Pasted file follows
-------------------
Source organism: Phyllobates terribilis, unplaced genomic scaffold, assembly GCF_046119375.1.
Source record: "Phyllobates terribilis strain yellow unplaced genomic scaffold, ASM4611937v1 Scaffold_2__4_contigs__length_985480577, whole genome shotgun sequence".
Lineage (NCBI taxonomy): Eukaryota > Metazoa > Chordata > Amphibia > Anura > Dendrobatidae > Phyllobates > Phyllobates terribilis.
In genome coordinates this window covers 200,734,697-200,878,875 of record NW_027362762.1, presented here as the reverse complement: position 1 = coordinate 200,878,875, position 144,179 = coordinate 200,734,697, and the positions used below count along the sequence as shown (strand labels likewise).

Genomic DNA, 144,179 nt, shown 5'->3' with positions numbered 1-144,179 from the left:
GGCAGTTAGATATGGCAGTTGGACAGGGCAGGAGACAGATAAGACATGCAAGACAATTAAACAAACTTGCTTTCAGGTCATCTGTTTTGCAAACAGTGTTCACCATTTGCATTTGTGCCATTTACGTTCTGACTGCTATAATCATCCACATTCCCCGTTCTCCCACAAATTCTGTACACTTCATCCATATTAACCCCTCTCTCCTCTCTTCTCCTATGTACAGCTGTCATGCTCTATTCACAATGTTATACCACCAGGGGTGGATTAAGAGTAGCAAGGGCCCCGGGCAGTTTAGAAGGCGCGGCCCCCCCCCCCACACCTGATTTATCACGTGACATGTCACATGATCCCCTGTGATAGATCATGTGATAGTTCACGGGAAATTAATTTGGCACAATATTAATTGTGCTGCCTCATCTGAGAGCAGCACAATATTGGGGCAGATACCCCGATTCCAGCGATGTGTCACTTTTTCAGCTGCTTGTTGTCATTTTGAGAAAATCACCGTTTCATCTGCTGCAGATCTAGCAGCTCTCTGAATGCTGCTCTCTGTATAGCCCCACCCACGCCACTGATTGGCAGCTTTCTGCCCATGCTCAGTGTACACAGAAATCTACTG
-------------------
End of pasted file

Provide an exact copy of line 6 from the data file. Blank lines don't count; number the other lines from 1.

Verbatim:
GGCAGTTAGATATGGCAGTTGGACAGGGCAGGAGACAGATAAGACATGCAAGACAATTAAACAAACTTGCTTTCAGGTCATCTGTTTTGCAAACAGTGTTCACCATTTGCATTTGTGCCATTTACGTTCTGACTGCTATAATCATCCACATTCCCCGTTCTCCCACAAATTCTGTACACTTCATCCATATTAACCCCTCTCTCCTCTCTTCTCCTATGTACAGCTGTCATGCTCTATTCACAATGTTATACCACCAGGGGTGGATTAAGAGTAGCAAGGGCCCCGGGCAGTTTAGAAGGCGCGGCCCCCCCCCCCACACCTGATTTATCACGTGACATGTCACATGATCCCCTGTGATAGATCATGTGATAGTTCACGGGAAATTAATTTGGCACAATATTAATTGTGCTGCCTCATCTGAGAGCAGCACAATATTGGGGCAGATACCCCGATTCCAGCGATGTGTCACTTTTTCAGCTGCTTGTTGTCATTTTGAGAAAATCACCGTTTCATCTGCTGCAGATCTAGCAGCTCTCTGAATGCTGCTCTCTGTATAGCCCCACCCACGCCACTGATTGGCAGCTTTCTGCCCATGCTCAGTGTACACAGAAATCTACTG